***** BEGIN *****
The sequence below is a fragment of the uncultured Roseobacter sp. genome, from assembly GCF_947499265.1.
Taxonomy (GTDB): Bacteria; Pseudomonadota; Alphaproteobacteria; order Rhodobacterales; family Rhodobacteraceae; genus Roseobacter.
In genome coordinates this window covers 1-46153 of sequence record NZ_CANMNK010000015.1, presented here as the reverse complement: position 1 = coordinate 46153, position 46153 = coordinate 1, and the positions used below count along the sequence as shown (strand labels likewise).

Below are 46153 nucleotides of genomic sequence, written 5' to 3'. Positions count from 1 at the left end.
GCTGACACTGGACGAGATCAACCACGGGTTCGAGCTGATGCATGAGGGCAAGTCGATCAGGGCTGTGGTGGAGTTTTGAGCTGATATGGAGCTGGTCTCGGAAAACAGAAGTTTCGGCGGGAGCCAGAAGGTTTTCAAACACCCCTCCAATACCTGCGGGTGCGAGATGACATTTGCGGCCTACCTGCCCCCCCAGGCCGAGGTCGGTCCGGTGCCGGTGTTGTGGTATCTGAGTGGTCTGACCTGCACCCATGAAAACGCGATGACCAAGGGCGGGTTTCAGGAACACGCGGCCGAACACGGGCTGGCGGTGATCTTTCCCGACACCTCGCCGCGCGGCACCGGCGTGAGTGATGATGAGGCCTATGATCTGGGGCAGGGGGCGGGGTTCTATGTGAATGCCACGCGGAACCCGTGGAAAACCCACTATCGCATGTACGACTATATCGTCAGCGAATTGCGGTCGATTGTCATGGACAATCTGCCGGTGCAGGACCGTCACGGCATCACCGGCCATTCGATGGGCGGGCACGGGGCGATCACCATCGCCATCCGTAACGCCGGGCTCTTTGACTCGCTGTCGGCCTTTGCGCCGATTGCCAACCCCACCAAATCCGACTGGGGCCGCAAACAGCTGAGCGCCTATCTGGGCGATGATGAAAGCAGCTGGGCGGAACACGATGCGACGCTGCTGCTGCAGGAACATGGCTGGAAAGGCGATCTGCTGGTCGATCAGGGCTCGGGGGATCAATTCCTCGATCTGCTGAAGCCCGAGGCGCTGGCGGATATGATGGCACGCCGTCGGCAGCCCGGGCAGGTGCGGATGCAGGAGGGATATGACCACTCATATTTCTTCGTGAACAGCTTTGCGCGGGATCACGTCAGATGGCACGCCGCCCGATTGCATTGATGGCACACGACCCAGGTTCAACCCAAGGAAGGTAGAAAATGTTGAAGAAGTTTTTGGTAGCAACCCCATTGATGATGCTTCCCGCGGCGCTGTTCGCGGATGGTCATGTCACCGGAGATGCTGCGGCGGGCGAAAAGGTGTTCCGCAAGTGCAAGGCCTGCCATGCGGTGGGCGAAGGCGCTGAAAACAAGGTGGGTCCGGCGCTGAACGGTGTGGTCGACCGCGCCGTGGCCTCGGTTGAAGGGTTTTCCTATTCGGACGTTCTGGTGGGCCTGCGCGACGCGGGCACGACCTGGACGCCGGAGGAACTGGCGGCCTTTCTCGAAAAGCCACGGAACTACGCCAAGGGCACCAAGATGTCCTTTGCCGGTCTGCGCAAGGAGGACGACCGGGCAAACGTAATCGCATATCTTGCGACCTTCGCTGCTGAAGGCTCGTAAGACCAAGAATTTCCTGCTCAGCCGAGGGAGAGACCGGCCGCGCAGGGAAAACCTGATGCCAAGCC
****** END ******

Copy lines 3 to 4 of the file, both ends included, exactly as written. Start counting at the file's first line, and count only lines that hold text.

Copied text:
In genome coordinates this window covers 1-46153 of sequence record NZ_CANMNK010000015.1, presented here as the reverse complement: position 1 = coordinate 46153, position 46153 = coordinate 1, and the positions used below count along the sequence as shown (strand labels likewise).

Below are 46153 nucleotides of genomic sequence, written 5' to 3'. Positions count from 1 at the left end.